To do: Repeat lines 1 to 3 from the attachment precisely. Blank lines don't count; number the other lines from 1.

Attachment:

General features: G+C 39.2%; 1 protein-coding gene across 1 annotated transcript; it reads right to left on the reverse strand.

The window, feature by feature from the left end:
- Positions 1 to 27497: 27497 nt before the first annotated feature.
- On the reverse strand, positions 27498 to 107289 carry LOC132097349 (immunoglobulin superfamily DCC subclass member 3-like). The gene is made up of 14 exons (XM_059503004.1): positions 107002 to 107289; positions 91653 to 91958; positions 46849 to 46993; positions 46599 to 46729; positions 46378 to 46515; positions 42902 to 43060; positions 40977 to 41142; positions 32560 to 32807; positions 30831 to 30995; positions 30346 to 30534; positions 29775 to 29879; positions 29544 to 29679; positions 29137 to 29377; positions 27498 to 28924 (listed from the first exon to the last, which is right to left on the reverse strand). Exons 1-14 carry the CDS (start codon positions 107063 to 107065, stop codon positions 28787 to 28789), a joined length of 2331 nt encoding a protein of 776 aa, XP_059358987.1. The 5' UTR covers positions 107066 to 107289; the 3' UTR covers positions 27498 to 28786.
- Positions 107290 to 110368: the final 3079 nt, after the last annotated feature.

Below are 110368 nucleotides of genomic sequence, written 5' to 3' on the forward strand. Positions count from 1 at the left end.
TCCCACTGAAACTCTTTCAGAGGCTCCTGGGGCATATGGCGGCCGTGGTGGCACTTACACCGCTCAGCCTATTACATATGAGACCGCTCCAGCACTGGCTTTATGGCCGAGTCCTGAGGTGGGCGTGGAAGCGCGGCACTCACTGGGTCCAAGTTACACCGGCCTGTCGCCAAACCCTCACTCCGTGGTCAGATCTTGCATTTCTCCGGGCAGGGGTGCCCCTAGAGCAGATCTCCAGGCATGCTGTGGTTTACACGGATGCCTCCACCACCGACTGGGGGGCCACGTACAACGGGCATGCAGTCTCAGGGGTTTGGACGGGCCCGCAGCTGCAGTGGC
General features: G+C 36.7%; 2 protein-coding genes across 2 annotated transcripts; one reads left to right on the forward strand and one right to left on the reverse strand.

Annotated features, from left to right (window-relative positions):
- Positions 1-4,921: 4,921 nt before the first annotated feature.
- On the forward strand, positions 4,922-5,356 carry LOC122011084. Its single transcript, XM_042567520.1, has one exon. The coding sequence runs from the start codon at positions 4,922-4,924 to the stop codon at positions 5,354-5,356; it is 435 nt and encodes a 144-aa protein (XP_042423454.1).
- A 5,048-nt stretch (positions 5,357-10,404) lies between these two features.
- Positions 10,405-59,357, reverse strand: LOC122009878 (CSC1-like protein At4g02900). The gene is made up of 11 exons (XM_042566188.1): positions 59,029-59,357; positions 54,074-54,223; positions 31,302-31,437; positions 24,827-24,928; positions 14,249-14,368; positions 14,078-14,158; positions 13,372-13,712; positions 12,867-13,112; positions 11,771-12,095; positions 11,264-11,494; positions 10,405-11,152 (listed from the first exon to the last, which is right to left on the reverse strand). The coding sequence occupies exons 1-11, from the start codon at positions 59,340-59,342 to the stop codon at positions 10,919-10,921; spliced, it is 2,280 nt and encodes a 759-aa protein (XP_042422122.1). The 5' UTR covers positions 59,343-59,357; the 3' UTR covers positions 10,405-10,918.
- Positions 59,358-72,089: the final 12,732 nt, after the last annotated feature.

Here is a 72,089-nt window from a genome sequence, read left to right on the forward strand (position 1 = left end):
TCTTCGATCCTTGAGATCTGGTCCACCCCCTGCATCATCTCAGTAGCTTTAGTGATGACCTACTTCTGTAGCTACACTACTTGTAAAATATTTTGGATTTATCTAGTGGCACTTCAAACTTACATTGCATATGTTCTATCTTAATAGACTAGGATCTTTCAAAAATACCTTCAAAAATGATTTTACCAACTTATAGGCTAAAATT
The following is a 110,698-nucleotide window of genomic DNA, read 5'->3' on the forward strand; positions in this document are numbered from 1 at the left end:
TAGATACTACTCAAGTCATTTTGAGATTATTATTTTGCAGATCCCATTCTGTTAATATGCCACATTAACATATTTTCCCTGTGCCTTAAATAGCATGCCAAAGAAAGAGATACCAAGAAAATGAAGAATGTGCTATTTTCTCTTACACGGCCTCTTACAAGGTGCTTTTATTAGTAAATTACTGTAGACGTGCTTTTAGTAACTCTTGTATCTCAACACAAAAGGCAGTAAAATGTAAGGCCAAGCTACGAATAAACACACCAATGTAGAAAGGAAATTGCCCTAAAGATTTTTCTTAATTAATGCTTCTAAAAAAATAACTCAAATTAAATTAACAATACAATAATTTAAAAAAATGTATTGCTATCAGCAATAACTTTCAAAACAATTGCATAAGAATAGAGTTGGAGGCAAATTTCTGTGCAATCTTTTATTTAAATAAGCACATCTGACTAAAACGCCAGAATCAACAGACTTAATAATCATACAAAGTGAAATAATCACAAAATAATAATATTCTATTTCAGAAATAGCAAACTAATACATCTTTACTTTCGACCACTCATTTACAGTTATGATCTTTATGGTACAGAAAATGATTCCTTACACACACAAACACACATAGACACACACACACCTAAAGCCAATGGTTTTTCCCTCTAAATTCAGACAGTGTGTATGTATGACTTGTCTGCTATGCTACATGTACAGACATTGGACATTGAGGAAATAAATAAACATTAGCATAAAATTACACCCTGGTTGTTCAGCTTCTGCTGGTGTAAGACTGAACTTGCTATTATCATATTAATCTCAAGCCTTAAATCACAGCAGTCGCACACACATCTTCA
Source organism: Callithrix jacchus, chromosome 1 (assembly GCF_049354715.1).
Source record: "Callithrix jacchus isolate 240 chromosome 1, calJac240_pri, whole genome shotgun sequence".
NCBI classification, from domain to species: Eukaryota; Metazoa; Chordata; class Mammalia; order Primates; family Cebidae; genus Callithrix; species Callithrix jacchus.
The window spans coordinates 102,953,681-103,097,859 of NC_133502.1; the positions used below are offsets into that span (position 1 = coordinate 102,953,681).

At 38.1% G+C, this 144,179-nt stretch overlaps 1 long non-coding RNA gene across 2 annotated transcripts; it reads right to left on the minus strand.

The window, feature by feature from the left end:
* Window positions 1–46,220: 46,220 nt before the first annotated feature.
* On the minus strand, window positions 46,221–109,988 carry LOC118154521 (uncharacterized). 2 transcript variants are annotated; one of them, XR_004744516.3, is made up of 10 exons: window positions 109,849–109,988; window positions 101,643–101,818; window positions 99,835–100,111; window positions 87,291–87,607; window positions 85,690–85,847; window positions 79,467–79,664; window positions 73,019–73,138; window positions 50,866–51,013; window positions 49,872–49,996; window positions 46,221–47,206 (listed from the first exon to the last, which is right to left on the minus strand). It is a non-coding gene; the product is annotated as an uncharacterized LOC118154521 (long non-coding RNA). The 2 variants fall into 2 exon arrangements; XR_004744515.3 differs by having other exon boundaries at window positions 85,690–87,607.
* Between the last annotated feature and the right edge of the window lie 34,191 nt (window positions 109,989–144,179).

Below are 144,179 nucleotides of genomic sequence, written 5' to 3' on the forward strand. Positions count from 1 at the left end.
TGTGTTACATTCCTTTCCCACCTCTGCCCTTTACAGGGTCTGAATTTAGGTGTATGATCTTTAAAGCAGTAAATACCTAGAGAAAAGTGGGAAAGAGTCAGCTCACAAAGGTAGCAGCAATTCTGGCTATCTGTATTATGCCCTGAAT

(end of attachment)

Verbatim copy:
General features: G+C 39.2%; 1 protein-coding gene across 1 annotated transcript; it reads right to left on the reverse strand.

The window, feature by feature from the left end:
- Positions 1 to 27497: 27497 nt before the first annotated feature.